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Subject: White Blood Cell Counts and Differentials
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WBC counts refer to numerical reporting of the total number of WBCs as well as to describing and classifying the white cell components: neutrophils (which include bands), lymphocytes, monocytes, eosinophils, and basophils (Table 16.88).
Normal range (adults): 4.3–10.3 × 103 cells/μL. Different values are reported for infants and children, separated by age groups. Automated counters report results in percentages or as absolute counts of each WBC population. The absolute differential counts are considered more relevant in evaluating WBC abnormalities.
Most automated WBC counters separate the white cells into five categories. Immature white cells are flagged as abnormal, requiring direct examination of the peripheral blood smears. Recent machines do a six-part differential, the sixth parameter being “immature fraction.”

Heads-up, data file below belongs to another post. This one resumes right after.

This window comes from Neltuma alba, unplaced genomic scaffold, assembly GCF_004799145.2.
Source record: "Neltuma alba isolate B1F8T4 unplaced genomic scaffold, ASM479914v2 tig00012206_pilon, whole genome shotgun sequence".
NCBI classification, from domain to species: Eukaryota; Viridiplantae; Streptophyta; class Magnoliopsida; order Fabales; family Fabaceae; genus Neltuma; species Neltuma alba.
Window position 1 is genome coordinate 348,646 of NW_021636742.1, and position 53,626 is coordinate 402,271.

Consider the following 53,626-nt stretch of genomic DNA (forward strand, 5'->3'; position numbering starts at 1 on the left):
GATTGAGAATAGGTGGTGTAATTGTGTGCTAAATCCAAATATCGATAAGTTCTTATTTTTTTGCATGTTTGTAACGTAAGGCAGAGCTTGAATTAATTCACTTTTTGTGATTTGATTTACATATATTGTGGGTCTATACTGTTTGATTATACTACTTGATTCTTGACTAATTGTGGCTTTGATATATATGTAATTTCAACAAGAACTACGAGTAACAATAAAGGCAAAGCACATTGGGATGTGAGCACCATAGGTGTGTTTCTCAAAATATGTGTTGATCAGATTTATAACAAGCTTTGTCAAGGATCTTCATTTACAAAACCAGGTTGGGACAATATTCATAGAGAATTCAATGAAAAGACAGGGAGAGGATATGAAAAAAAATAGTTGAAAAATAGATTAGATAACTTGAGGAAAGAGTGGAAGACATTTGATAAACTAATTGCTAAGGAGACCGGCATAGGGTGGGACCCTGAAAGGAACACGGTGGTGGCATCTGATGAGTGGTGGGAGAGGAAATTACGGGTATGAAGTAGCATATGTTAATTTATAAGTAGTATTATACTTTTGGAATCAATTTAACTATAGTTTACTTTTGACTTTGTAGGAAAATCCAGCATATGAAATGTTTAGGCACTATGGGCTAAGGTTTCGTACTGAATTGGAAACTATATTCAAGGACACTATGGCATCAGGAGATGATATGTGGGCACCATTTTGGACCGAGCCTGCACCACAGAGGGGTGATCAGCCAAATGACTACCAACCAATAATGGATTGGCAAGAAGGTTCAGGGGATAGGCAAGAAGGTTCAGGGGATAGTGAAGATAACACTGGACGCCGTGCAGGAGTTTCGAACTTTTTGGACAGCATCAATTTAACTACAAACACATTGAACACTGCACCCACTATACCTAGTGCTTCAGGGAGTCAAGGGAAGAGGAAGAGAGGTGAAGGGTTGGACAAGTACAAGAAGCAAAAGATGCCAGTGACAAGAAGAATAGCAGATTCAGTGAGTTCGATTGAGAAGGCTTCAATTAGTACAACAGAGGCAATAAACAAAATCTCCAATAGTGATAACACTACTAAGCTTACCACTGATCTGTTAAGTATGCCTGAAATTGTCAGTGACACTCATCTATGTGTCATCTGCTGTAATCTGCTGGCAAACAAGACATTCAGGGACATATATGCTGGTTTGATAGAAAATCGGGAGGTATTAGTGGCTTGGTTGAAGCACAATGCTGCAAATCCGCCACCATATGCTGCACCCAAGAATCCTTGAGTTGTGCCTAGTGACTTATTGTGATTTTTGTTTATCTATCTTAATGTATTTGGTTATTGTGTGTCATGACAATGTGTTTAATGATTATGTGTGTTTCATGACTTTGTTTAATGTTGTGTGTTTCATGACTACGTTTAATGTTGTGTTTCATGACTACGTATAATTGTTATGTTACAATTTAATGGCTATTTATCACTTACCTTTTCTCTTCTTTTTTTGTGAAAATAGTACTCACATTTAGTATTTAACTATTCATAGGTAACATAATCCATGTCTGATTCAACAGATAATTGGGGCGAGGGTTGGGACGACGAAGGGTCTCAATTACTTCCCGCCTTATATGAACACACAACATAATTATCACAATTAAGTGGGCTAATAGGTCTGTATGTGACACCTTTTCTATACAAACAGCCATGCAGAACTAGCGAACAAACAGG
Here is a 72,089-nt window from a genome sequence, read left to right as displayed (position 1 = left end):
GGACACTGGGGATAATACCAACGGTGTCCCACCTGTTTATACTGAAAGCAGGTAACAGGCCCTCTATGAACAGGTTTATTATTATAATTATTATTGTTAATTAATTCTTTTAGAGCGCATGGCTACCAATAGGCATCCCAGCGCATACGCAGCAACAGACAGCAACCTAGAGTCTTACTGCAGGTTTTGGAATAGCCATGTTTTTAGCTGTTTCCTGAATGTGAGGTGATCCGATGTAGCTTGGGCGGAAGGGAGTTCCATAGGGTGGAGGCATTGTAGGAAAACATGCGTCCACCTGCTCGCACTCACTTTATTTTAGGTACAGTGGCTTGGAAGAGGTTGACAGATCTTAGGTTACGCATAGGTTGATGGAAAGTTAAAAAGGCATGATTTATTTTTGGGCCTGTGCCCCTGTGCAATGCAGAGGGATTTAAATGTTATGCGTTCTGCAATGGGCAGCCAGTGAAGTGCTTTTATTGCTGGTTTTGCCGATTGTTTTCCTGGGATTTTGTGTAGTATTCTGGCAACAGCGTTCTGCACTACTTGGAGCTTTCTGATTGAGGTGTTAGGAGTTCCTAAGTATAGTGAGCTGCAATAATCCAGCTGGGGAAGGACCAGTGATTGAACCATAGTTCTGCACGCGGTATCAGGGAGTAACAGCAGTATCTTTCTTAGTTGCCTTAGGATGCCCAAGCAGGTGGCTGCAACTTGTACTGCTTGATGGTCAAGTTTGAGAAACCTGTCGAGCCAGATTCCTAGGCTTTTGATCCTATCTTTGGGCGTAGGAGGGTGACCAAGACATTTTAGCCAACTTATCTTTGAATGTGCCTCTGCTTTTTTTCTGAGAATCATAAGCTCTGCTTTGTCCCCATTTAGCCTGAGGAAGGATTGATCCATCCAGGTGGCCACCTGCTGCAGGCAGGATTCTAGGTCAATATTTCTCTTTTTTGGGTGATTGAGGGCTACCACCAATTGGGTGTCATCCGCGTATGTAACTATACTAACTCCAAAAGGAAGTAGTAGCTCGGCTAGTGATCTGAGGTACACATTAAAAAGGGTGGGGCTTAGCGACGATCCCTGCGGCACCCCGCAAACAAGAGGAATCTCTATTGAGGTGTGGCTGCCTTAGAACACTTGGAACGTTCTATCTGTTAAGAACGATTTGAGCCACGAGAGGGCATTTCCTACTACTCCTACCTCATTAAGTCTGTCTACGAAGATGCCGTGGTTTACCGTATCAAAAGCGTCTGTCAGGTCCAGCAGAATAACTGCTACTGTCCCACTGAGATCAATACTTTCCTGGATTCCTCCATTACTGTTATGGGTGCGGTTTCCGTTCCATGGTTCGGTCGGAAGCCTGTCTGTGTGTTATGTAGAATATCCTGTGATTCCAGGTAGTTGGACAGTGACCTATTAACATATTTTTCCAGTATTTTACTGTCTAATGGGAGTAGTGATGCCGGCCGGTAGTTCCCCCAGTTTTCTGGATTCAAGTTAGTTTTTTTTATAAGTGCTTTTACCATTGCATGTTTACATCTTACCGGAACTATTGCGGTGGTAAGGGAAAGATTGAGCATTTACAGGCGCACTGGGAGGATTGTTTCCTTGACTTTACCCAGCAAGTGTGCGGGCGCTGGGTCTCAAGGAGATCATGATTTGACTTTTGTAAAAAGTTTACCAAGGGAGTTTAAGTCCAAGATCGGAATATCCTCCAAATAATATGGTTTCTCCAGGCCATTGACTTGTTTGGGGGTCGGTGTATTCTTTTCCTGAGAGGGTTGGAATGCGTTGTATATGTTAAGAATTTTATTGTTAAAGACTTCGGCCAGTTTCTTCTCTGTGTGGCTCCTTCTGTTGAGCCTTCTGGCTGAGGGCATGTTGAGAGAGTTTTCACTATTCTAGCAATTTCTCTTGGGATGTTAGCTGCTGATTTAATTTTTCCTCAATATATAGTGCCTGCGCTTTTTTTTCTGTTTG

Abnormalities are discussed separately for each population (see Leukocytosis and Leukopenia and Leukemoid).
Poorly prepared stains (mostly the manual ones) may corrupt the ability of the technician to report accurate differentials.
Because in most laboratories the technician examines only 100 randomly selected cells, there is an inherent bias in the report, and rare, but important, abnormal WBCs may be missed, especially in leukopenic conditions. With the recent introduction of automated equipment for reporting differential counts this bias is minimized.